By Micah HalpernI've Been Thinking:
Make no mistake - the unrest in Egypt is about a failed leader and his failed economy. Calling it a religious conflict is easy - but wrong.
The rhetoric sometimes relates to religious issues, but the truth is clear and every Egyptian knows it. If there were tourism in Egypt and if natural gas and oil were being exported, there would be some discontent but nothing like this. There would be stragglers protesting in the street, not millions massed in Tahrir Square.
In Egypt right now, it is all about the economy.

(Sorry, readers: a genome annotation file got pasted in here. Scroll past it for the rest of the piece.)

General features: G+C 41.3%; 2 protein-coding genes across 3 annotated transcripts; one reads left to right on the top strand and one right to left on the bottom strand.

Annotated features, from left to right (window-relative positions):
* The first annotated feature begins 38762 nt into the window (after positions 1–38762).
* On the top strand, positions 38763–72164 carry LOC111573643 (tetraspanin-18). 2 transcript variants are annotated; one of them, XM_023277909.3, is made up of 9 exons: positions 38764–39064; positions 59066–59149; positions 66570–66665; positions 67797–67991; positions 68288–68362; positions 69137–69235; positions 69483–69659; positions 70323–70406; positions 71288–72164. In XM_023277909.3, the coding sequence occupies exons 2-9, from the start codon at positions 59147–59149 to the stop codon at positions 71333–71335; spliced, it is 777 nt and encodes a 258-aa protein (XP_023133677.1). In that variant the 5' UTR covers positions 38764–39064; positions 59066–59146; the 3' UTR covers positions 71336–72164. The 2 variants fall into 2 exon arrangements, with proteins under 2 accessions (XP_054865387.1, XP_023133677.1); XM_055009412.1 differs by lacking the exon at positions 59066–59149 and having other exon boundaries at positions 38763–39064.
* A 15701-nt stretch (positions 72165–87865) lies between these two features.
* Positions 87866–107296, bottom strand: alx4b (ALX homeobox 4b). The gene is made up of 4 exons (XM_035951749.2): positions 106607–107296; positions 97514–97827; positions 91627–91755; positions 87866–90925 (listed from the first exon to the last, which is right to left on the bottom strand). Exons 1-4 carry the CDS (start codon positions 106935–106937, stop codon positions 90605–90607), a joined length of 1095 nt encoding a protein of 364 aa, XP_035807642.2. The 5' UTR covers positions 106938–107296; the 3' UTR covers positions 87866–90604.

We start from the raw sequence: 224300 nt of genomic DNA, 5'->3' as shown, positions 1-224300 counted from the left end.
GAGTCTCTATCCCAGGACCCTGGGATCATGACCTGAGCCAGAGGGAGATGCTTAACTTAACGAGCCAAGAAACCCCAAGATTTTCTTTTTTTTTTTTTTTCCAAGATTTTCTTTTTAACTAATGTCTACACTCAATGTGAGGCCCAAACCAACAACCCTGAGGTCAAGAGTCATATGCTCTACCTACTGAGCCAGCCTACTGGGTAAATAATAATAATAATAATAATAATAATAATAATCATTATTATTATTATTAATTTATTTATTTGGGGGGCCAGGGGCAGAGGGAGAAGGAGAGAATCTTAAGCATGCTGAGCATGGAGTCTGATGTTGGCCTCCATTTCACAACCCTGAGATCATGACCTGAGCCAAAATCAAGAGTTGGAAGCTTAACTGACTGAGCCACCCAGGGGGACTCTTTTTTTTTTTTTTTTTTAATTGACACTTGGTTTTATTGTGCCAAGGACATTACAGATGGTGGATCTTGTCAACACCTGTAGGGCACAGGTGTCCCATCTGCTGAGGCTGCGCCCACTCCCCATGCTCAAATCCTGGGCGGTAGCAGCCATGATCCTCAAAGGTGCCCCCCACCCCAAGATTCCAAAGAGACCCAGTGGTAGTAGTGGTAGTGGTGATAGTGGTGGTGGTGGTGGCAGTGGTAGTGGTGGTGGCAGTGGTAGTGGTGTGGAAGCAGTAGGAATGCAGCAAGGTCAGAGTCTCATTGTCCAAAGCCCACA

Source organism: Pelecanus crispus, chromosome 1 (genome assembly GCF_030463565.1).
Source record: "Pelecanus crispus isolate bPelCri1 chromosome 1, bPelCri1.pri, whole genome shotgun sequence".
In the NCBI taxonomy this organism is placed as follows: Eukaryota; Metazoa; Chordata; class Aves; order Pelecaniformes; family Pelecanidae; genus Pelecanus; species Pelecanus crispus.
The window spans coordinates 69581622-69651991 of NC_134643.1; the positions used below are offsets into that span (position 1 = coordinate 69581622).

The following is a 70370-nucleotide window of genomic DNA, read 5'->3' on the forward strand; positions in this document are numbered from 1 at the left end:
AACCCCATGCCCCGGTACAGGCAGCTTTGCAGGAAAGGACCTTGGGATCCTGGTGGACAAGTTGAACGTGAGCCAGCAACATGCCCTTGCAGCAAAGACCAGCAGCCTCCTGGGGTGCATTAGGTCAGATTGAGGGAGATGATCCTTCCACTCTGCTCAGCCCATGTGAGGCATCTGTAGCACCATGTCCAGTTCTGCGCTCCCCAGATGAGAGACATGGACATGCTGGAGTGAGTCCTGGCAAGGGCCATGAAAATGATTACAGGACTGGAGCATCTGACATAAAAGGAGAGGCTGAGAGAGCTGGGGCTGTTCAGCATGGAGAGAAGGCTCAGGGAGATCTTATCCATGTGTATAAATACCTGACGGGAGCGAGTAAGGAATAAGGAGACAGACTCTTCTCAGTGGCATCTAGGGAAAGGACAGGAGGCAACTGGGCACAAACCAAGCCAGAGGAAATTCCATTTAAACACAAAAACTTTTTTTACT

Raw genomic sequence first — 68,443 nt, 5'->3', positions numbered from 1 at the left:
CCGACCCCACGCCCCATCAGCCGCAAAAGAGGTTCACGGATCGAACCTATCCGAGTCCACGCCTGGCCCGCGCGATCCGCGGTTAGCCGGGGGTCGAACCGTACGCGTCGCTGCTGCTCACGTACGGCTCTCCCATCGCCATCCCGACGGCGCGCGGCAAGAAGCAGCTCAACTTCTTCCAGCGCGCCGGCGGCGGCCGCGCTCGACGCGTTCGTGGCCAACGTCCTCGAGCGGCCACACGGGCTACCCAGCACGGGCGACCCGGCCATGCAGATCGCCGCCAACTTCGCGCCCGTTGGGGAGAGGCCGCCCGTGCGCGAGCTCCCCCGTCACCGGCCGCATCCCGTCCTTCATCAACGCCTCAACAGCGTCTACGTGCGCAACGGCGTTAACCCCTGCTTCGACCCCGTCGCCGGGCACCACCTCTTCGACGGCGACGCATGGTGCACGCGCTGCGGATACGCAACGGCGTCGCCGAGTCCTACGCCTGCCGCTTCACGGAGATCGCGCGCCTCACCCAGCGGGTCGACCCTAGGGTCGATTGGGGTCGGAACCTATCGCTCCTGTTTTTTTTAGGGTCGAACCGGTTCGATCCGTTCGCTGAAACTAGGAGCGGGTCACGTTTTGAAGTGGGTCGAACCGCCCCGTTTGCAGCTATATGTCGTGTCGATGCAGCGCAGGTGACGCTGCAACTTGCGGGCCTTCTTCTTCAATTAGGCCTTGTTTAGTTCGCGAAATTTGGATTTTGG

We are talking about a country with almost no economy to speak of and a growing debt. Aid can no longer save the Egyptians. They need to produce, they need to export.
Some would argue that the problems in Egypt exist because Morsi is an Islamic leader. I would say that the crisis in Egypt is due to the fact that Mohammed Morsi is a bad and inexperienced leader.
There were high hopes at first. Morsi could have been forward thinking and more inclusive. He could have been a president that embraced public safety. Instead he became a president who polarized.
Polarization was probably the greatest error Morsi made. There is no doubt that in the eyes of the world polarization in Egypt was interpreted as danger and danger means no tourism.
In what we can now called "the good old days," the days before Morsi came to power, Egypt thrived on tourism.
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